Question: OK. I'm not really in that situation. Again, it was just a hypothetical. I was mainly curious from a technical point of view. I mean, would the penalty actually get removed if the majority of the percentage of low-quality links diminishes? The actual Penguin penalty-- would it be removed?
JOHN MUELLER: Yeah. That's something that our algorithms would take into account-- where if they look at the site overall and they see that this is essentially improving, if it looks like things are headed in the right way and the important links are really good links that are recommendations by other people, then they'll be able to take that into account and modify whatever adjustment there was made with that change there on that website.So they would take that into account. I wouldn't say that you have to have more than 50% and then the algorithm will disappear for your website. Let's say there are lots of shades of gray involved there, where the algorithm could say, well, this is looked really bad in the beginning. They worked a lot to kind of improve things overall. Things were improving significantly across the web with lots of good recommendations for this site. So it's kind of headed in the right direction. So it wouldn't be that it disappears completely, but maybe it'll kind of step-by-step improve.
This was spotted by Whitey in WebmasterWorld.
Wednesday, 31 December 2014
21:55 Hemant Kumar 1 comment
Webmasters Talk About 2015 SEO & Search Trends & Predictions
There is a wonderful thread that is pretty deep right now, going on at WebmasterWorld talking about the 2014 trends in search, and what people expect to see in search in 2015 - mostly on the organic side.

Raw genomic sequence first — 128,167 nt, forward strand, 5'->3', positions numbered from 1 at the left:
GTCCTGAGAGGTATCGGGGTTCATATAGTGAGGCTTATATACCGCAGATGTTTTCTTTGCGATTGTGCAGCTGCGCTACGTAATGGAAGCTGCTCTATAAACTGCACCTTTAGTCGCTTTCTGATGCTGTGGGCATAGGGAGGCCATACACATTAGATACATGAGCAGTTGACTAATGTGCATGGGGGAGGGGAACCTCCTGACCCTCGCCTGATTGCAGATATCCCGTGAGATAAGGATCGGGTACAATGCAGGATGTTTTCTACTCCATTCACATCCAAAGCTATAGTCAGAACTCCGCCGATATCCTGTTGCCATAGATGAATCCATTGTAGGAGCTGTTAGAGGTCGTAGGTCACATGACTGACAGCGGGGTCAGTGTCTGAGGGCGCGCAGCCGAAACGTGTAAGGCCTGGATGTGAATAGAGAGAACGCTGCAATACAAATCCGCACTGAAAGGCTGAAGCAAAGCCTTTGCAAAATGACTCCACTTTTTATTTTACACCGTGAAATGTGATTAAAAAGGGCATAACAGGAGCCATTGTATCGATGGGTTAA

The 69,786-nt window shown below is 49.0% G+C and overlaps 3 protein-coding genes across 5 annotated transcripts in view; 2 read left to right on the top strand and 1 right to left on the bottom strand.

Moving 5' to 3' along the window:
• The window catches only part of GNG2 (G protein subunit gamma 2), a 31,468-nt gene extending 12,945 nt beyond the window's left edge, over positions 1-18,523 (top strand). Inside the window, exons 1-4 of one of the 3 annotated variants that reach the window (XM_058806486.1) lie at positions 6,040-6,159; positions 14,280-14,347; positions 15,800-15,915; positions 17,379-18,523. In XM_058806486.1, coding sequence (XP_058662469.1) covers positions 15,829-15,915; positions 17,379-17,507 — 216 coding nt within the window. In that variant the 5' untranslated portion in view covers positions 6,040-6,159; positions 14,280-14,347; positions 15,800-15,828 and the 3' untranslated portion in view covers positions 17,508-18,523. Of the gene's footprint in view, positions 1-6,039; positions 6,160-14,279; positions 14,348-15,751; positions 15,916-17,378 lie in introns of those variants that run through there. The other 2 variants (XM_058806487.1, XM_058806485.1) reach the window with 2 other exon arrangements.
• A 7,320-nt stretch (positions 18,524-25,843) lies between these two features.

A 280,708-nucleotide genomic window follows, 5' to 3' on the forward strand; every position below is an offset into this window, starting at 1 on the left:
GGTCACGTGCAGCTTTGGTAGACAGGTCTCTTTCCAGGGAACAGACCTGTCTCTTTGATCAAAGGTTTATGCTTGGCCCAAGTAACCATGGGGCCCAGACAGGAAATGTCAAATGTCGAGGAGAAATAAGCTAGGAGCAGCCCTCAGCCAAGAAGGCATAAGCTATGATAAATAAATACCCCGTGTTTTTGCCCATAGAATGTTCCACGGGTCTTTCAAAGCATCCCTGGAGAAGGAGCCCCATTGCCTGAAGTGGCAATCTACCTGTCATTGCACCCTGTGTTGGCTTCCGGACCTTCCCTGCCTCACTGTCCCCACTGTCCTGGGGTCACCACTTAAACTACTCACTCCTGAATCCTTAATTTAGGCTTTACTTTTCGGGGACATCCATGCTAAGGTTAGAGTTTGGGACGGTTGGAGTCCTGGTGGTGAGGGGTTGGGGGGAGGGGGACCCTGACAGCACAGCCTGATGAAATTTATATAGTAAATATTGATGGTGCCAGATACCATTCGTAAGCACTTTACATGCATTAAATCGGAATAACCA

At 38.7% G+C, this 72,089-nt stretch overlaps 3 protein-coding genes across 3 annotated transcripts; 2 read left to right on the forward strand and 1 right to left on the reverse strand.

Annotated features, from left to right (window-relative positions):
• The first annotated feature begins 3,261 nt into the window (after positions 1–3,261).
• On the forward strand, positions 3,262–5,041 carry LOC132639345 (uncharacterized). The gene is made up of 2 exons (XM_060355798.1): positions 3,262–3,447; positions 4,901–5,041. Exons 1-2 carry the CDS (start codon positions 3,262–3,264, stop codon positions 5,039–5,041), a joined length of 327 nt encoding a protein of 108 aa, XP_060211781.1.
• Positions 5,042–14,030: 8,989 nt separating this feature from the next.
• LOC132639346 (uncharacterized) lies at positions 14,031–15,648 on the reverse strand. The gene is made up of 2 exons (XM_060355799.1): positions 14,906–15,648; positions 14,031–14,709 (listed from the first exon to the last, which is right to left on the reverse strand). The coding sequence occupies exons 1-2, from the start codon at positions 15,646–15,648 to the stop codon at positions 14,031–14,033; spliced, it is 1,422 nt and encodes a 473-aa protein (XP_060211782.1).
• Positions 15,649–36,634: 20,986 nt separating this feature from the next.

To me, the big scare are more and more knowledge graph and quick answers showing up in Google's search results. This is a trend that is not slowing down at all and seems to be replacing the need for the ten blue links. Of course, mobile growth is massive. Matt Cutts being away from Google so long and the issues of transparency between webmasters and Google on the algorithm side is upsetting. This is evident in the latest Penguin updates that have shocked and hurt more than it helped. Of course, sites still are being hit by Panda, that clearly should not be - despite Google's efforts.
Here is just a short list of some of what is being discussed in the thread:
- Matt Cutts Leaves Google Temporarily, Where It Outreach?
- Bing Fires and Rehires Duane Forrester
- Panda Algorithm rolls out without much softening for those impacted
- Penguin was a mess this year and not getting any better.
- Mobile search growing beyond desktop search
- Social growth and traffic increases
- Schema more of a role
- Knowledge Graph and Quick Answers eating up search traffic
- Link networks and devaluing links
- Keyword density issue
- More user intent metrics
- Geo-specific ranking changes
- Personalization changes or less personalized results?
- More ads in place or organic results
- Will SSL make much of a dent?
- More mobile ranking factors?
What do you think will be the biggest trend in SEO in 2015?
Forum discussion at WebmasterWorld.
Image credit to BigStockPhoto for SEO words